Friday 16 July 2021

Movie Review: Serenity (2019)

A film noir drama, Serenity is ambitious but deeply flawed, with a dumbfounding plot twist undermining the narrative into fatal irrelevance.

In the fictional Caribbean-like enclave of Plymouth Island, where everyone appears to know everything about everyone else, Iraq War veteran Baker Dill (Matthew McConaughey) operates the Serenity as a tourist fishing boat. But instead of looking after his customers he is obsessed with catching an elusive big tuna, and he can barely afford to pay his loyal second-in-command Duke (Djimon Hounsou). Dill provides sexual favours to Constance (Diane Lane) in return for desperately needed cash.

Dill's ex-wife Karen (Anne Hathaway) arrives unexpectedly and offers him $10 million to kill her current abusive husband Frank (Jason Clarke). She urges him to commit the murder for the sake of their son Patrick, who is suffering in an abusive household. In the meantime tweedy sales rep Reid Miller (Jeremy Strong), incongruously dressed in a suit and tie, offers Dill a fish tracking device to help him snag the big tuna. Dill starts to suspect all is not what it seems.

Written and directed by Steven Knight, Serenity ought to be applauded at some level for trying something new. But unfortunately, the second half is unsalvageable, veering into weird waters and blowing a hole in its own hull. Once Knight starts to pull back the curtain on the story he really wants to tell, no worthwhile emotional investment can be justified in the characters or events.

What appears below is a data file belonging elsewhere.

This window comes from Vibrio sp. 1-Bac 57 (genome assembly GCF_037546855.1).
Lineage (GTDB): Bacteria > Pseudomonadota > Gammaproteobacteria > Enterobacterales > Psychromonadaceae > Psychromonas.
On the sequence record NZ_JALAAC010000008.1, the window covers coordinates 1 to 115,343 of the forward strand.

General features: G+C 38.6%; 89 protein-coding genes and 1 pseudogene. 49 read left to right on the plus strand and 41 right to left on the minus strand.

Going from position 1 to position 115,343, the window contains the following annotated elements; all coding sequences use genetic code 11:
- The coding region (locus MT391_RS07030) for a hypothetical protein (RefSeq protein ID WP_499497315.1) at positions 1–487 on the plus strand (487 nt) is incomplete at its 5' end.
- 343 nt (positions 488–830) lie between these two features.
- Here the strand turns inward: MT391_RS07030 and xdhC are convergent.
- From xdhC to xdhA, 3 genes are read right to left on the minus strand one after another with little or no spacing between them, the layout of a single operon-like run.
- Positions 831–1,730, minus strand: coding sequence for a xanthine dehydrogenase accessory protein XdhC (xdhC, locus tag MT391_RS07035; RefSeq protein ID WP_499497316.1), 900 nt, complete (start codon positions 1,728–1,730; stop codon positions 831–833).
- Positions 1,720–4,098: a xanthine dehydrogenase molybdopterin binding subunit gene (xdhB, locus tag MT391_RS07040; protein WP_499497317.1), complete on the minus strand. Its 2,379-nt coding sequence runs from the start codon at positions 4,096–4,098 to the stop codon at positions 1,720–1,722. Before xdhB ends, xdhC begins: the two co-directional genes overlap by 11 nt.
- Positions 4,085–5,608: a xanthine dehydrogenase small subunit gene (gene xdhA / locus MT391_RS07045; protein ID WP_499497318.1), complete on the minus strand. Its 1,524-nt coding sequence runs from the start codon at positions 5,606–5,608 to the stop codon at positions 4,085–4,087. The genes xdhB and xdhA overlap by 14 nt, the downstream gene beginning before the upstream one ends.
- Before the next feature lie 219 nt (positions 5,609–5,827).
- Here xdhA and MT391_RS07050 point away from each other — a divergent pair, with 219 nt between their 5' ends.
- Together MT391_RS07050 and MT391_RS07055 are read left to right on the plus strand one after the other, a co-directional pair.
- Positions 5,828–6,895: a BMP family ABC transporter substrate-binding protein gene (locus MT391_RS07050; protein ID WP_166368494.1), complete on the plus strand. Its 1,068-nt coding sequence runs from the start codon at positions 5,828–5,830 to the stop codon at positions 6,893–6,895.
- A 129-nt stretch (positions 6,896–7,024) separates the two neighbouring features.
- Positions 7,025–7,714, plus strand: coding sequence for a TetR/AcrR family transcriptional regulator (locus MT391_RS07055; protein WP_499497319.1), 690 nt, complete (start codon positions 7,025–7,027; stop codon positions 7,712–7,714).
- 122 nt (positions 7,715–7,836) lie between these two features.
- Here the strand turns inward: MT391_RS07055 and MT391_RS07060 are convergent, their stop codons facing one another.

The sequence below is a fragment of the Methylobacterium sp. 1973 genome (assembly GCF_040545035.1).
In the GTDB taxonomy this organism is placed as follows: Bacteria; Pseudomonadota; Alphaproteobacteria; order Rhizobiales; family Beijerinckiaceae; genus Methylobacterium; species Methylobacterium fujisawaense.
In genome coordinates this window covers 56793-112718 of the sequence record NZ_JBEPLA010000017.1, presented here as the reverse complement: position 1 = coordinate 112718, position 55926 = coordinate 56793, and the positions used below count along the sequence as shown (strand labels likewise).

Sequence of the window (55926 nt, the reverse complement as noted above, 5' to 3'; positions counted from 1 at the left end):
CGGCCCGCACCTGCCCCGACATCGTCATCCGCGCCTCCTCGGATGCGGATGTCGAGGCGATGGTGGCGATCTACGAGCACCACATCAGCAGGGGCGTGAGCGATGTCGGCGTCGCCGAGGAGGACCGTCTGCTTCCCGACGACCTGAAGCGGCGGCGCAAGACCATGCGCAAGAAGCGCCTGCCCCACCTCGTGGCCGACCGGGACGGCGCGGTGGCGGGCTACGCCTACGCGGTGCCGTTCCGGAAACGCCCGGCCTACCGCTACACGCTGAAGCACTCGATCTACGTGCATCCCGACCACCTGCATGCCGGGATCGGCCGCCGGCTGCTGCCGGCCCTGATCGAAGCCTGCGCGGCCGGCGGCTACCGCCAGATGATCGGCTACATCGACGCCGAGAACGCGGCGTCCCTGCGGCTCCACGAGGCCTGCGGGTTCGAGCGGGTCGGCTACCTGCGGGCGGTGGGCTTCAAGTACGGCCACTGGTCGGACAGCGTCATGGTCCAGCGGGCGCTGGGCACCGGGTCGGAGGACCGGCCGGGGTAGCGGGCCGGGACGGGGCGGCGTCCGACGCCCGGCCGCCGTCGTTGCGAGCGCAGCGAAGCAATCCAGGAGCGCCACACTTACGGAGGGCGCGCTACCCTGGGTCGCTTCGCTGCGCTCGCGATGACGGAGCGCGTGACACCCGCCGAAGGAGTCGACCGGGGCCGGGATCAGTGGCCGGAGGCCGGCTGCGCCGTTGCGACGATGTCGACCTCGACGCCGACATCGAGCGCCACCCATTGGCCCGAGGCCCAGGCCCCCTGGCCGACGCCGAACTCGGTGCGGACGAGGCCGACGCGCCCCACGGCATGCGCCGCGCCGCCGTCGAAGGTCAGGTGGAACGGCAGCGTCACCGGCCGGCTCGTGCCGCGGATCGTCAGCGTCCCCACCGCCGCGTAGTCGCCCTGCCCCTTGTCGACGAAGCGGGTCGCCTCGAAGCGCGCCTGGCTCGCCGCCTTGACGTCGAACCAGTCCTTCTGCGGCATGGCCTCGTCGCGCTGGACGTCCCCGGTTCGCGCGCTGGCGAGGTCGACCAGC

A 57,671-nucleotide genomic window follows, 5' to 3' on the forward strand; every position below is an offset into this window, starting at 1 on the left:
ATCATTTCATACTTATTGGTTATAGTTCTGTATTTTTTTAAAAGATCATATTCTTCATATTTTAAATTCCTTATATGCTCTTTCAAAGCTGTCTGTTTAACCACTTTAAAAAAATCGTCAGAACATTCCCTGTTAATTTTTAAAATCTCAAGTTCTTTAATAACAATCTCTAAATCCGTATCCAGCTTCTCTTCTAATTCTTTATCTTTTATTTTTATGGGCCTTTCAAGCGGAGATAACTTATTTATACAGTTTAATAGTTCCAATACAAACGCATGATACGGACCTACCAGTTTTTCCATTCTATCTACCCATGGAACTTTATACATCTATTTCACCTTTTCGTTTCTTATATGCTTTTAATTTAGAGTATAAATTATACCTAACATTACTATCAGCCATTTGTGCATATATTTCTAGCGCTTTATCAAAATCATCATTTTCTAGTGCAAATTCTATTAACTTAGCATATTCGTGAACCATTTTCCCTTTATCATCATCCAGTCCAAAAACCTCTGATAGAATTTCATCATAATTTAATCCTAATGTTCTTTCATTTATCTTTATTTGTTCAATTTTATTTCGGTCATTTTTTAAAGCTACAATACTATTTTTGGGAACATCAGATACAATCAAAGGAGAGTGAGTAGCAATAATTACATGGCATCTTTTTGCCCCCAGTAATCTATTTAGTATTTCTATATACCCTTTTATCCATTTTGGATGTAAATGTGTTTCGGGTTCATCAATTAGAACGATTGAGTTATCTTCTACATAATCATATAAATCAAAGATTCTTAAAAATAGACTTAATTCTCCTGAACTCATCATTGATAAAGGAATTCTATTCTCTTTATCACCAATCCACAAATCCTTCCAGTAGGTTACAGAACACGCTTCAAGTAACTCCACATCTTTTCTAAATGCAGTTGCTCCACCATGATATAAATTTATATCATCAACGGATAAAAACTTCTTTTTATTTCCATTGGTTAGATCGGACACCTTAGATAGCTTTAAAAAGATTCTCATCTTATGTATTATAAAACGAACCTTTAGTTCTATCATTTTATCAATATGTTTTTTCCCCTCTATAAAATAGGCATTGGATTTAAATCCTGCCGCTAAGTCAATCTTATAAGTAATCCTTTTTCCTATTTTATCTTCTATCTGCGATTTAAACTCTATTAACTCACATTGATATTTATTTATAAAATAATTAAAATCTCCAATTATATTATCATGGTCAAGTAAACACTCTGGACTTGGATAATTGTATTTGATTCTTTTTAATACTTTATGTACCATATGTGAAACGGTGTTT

The opening half is a decent enough modern noir mixing reasonably engaging ingredients. Dill is a sweaty and deeply flawed protagonist hiding out in an exotic locale, chasing his unattainable fish, lamenting separation from his son, and never expecting to achieve anything beyond selfish survival and control over his boat. Karen arrives with a tolerable approximation of a femme fatale, offering breathy remorse and unimaginable money in exchange for the small matter of murder. Intended victim Frank oozes slimy evil, a perfect shark food candidate if ever there was one.

Dill agonizes over Karen's offer, and the early involvement of fish-out-of-water sales agent Reid Miller is an initially edgy angle. But then all the promising metaphors and moral dilemmas dissolve into something much more obtuse and remarkably uninteresting. Serenity lists, then just sinks.

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